Subsistence and Commercial Activities. Some of the Huarayo are mainly involved in hunting and fishing, although the number of those who practice slash-and-burn horticulture is increasing. The chacras (fields) in which they raise plantains, sweet manioc and some maize, sugarcane, and rice, are located on the opposite river bank. In the village, they grow guayaba- fruit trees. The traditional exchange relationships between kin still function. In order to marry, a young man has to serve his parents-in-law for several years and provide them food.
Industrial Arts. The Huarayo never manufactured pottery; vessels were made from calabashes, Brazil-nut shells, and reed paca (especially for cooking small fish), or aluminum wares brought by Whites were used. In the past, the Huarayo produced stone axes, wooden knives, and long sleeveless shirts ( cushmas ). The fabric for cushmas consisted of bark beaten to the required shape with wooden clubs. The shirts were decorated with patterns such as zigzags, jaguar patches, and bird footprints using the red pigment achiote (Bixa orellana ). Today, however, all Huarayo wear ready-made clothes obtained in exchange for game and skins. Men still manufacture wooden objects such as mortars, paddles, rafts, canoes, cooking utensils, and bows and arrows. The women are skillful in making baskets, fans, and mats using different plaiting techniques—lattice weaving, twilling, wickerwork, and checkerwork. The materials mainly used are isliana tamische ( Carludovica trigona ) and shapajá-palm ( Sheelea werberbaueri ) leaves. Formerly, the production of cotton fabric (e.g., for hammocks) was also a woman's task.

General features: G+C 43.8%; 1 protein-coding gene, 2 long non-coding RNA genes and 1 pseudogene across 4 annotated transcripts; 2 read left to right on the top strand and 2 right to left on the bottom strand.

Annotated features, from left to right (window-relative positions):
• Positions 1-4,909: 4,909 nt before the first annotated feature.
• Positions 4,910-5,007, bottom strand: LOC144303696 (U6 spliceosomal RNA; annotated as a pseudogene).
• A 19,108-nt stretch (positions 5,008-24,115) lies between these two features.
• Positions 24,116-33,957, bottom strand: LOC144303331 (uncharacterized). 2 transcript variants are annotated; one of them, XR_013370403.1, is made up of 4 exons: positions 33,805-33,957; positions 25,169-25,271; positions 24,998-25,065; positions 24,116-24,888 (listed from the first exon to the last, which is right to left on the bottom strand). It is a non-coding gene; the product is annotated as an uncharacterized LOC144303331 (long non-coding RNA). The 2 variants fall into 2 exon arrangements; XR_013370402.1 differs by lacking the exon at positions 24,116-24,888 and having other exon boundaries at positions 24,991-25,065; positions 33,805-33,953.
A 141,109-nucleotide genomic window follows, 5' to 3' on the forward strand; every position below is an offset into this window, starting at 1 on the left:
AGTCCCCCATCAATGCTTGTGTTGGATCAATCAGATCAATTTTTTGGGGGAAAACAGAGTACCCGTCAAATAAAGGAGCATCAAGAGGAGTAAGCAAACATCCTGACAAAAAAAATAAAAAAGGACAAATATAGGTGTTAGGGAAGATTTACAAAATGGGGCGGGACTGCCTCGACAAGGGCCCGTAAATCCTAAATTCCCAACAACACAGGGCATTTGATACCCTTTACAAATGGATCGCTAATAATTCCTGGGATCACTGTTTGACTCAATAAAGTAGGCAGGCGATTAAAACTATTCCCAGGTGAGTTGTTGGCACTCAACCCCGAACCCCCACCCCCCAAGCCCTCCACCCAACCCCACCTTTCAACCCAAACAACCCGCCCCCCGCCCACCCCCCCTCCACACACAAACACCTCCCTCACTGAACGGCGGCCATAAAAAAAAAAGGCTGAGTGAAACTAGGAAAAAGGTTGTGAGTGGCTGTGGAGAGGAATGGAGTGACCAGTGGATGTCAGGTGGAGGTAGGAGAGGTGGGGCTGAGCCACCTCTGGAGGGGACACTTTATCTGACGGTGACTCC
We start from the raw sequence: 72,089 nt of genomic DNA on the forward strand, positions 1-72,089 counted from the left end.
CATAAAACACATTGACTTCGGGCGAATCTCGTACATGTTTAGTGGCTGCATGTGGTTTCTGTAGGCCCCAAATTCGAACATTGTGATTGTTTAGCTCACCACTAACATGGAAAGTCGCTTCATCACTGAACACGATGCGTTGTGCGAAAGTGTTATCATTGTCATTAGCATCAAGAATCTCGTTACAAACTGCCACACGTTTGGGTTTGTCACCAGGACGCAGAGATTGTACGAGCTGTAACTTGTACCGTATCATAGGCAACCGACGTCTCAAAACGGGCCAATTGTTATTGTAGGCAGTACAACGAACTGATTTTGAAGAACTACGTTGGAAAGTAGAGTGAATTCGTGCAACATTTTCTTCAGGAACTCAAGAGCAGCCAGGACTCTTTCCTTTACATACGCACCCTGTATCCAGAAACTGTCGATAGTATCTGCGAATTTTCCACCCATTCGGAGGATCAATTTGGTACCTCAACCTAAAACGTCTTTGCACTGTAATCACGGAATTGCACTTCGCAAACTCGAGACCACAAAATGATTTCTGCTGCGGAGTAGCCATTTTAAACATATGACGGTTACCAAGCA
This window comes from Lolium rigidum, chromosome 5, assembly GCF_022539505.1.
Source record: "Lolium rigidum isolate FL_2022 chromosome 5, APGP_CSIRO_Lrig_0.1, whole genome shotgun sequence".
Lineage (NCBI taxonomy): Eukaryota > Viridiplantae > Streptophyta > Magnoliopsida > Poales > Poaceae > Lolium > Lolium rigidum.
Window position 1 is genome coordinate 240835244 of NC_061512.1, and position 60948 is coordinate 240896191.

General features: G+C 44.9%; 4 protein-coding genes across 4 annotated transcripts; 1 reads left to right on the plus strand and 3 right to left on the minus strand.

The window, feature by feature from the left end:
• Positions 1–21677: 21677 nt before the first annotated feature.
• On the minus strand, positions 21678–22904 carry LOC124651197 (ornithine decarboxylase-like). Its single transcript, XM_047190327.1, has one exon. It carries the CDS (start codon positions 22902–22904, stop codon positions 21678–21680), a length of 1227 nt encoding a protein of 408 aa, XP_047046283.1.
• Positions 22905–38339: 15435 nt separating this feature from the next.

Trade. The chronicles mention Huarayo trade with the Inca. Today the Huarayo in Palmareal occasionally exchange goods when frontier guards or traders visit their village. The Huarayo do not trade among themselves anymore because of the considerable distances between settlements. Only on rare occasions does a motorboat come with Huarayo visitors from Bolivian Riberalta.
Division of Labor. Hunting with bows and arrows or, rarely, with stolen shotguns is strictly a men's task, as is fishing, except in the case of fishing with barbasco poison (e.g., Tephrosia cinerea, Lonchocarpus nicu ), in which women also participate. Gathering wild fruits and catching small animals is women's activity, but men collect Brazil nuts and honey. In agriculture, men and women work together. Men do the heavier jobs (preparing chacras, felling and burning trees, carrying loads at harvesttime, and the like). Women take part in planting and harvesting. They also care for the small children, cook, wash, and do all the housework. For a fee, men roast and smoke meat or fish, manufacture weapons, and build houses and canoes.
Land Tenure. Men are responsible for preparing the chacra; it is then given to women for use as property.